A word on TV ratings
In general, I don't get in a snit over low television ratings in the U.S. If more people want to watch According to Jim than Red Wings-Penguins, that's fine by me (and indicative of a problem with the audience rather than the sport).
In any event, here's a very quick comparison of the Game 3 ratings for the Stanley Cup finals. First, the numbers in hockey's homeland:
In Canada, the CBC drew 2.042 million. RDS's audience was 684,000.Let's call that 2.7 even. Not bad, but then again, nowhere near the figures Canadian television was pulling in when the Canadiens were still involved (some games there had more than three million viewers in Quebec alone).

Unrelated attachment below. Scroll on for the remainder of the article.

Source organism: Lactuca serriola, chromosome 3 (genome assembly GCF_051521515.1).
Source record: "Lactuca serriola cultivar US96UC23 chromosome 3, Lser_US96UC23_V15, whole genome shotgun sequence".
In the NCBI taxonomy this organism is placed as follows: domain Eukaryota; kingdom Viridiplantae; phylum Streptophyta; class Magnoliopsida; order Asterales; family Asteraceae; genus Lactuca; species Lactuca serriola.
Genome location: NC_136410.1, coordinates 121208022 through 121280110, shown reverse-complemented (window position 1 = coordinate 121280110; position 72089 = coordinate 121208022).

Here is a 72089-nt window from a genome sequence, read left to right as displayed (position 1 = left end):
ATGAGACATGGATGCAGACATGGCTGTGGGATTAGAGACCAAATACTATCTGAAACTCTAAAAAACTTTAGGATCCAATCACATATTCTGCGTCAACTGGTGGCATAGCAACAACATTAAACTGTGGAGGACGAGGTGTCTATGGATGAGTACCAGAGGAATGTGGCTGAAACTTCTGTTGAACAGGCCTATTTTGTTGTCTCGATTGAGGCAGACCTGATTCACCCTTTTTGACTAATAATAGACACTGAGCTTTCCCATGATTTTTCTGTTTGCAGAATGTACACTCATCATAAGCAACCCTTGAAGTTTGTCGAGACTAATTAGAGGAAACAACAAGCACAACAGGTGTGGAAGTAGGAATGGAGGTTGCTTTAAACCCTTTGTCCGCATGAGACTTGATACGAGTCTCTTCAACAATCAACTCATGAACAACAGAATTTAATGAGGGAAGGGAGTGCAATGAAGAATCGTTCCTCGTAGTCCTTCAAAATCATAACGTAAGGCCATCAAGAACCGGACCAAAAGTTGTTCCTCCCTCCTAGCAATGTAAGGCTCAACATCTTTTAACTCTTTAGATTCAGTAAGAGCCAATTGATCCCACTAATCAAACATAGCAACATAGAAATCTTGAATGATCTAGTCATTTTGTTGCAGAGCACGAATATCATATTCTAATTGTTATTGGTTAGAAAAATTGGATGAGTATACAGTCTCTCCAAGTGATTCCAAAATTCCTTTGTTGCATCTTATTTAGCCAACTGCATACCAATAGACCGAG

Here's Game 3's American figures:
NBC was barely on the map with game three of the NHL Stanley Cups Finals at an estimated (and fourth place) 4.46 million viewers and a 1.9/5 among adults 18-49 from 8-11 p.m.It's certainly possible that I'm a cretin when it comes to this stuff, but is it not fair to say that there are actually, in fact, a great deal more people watching the finals on NBC in the U.S. than Canadians on CBC and RDS?
4.46 > 2.7
Yes, the U.S. is a far larger country (304 million to 33 million, more than nine times bigger), but there are huge swaths of the nation that have zero interest in the sport. The numbers so far are a home run in Pittsburgh and the NHL is beating out the NBA's own title chase in Detroit, where the Pistons have won six division titles in seven years.
Ten million people watch So You Think You Can Dance a week in the United States. These are "potential viewers" I believe hockey can live without.